“In fact, the blanks are so abundant as the useless things and there is no lack of contradictions, sustaining here what is denied further down, so much so that we are tempted to believe that Mr. Louis Figuier assigned himself with the task of teaching others what he himself did not know, differently from the renowned Giovanni Pico della Mirandola that was capable of writing the De Omni re scibili **.”

II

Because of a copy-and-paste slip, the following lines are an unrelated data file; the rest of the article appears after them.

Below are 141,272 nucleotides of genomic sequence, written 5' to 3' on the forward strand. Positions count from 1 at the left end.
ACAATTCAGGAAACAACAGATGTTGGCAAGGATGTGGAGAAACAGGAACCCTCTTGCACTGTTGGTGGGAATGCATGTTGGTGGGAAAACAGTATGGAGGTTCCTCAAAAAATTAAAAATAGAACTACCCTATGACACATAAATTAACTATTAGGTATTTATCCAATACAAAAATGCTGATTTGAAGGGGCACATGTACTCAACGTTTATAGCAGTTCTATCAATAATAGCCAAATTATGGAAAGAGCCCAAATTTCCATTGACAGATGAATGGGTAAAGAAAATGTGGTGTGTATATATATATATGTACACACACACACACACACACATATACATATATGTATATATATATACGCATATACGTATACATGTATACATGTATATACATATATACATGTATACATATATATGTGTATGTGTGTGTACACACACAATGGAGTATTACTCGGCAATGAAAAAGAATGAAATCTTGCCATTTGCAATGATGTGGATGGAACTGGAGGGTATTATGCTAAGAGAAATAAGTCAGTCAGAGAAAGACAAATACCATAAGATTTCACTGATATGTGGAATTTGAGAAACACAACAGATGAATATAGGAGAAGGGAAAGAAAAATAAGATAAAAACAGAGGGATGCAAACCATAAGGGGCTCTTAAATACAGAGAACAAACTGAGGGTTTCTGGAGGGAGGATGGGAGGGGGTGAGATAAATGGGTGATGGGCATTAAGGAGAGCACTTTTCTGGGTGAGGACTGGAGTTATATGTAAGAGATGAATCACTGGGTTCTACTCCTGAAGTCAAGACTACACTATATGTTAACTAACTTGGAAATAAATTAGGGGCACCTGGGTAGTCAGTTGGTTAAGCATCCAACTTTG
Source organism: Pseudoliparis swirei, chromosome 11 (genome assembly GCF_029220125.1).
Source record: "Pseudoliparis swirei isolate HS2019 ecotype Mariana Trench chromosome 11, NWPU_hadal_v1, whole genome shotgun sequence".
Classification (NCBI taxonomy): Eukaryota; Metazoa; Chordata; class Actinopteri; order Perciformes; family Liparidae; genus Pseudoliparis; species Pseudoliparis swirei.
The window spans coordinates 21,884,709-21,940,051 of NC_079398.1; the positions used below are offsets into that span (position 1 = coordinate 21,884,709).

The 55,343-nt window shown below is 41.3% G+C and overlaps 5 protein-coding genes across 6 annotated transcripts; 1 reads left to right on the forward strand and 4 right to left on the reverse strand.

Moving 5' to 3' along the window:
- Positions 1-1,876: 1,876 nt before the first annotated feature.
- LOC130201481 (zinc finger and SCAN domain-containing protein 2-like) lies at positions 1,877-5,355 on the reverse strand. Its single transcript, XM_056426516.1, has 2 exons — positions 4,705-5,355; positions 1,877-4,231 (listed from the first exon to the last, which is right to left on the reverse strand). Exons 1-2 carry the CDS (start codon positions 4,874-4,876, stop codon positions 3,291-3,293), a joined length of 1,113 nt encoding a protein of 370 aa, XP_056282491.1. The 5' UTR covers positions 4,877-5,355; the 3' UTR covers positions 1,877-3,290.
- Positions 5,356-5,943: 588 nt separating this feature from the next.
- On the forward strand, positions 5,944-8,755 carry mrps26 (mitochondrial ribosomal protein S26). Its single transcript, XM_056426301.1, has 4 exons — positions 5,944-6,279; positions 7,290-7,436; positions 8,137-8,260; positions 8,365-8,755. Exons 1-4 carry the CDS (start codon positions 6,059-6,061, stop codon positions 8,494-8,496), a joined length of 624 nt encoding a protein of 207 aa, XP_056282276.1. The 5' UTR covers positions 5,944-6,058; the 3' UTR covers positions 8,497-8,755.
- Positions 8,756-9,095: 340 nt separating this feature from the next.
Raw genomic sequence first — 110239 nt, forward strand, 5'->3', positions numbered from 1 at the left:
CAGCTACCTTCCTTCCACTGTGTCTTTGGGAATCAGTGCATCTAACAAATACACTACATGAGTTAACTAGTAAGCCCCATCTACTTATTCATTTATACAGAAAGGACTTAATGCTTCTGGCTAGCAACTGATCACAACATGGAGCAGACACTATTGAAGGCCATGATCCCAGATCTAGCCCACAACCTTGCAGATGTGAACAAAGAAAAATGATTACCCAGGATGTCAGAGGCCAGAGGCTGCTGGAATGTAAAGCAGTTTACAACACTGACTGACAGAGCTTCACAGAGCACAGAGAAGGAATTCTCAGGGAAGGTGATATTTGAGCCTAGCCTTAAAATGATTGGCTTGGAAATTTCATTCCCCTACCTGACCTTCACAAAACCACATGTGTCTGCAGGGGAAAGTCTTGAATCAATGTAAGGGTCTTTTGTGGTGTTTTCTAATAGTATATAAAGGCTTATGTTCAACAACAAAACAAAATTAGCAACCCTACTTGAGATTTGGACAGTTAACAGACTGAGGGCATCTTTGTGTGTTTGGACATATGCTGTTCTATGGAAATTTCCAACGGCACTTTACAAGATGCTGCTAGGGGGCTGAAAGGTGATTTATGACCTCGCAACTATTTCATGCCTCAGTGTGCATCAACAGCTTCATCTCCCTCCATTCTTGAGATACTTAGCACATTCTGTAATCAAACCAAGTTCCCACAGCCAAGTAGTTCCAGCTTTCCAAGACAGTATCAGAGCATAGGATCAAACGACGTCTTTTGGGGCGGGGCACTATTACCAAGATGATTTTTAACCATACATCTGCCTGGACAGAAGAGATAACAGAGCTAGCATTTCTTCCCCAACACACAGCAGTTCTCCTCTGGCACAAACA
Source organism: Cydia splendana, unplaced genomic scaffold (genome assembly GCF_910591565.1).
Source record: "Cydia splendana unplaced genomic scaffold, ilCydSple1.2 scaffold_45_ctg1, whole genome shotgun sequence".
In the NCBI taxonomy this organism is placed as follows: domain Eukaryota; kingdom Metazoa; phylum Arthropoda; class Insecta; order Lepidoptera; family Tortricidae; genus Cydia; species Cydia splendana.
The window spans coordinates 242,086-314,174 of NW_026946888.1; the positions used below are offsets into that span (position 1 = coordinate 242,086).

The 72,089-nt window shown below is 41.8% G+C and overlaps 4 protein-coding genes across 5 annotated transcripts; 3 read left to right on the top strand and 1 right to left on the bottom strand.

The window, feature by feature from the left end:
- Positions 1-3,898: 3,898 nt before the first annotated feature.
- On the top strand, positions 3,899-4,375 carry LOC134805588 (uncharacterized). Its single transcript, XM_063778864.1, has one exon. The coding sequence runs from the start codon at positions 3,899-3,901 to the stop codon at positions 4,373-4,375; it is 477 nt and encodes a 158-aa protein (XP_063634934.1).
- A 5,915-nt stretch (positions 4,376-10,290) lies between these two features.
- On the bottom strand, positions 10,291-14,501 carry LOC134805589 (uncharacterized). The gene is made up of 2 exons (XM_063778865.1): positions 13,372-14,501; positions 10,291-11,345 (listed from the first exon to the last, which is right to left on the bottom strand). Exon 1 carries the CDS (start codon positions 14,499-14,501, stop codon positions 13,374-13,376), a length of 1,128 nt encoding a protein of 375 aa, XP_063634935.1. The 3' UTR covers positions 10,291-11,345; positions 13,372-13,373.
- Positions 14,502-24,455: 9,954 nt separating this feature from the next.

“We could stop our analysis of the ‘History of the Marvelous’ here if we were not supposed to justify these tough but fair assessments. For starters, do we have to add that the writer does not believe in the possibility of the supernatural? We doubt it. His supernumerary academic position – a title that is likely to outlive him considering the power that he is conferred as a scientific writer in that periodical – would not allow him to sustain any other thesis without being exposed to an army of skeptics in which he is supposedly enlisted. He is also a non-believer and his denial is beyond suspicion. He belongs to the group of ‘those wise minds, witnesses of the unforeseen boundless growth of the contemporary marvelous, who cannot understand such a mistake right now in the XIX century, enriched by an advanced Philosophy and amidst a magnificent scientific movement that leads everything to the positive and useful’ - We acknowledge that it must be painful to those ‘wise minds’ that the public mind refuses to reject its prejudices thus persisting on beliefs that differ from the philosophical positivism and are nonetheless typically animal. As a matter of fact such disgust dates from other times too. Mr. Louis Figuier spitefully confesses so when he asks using confusing terms how can it be that the marvelous had resisted the XVIII century, ‘the century of Voltaire and the Encyclopedia, when all eyes were opening to enlightenment and rational common sense’.”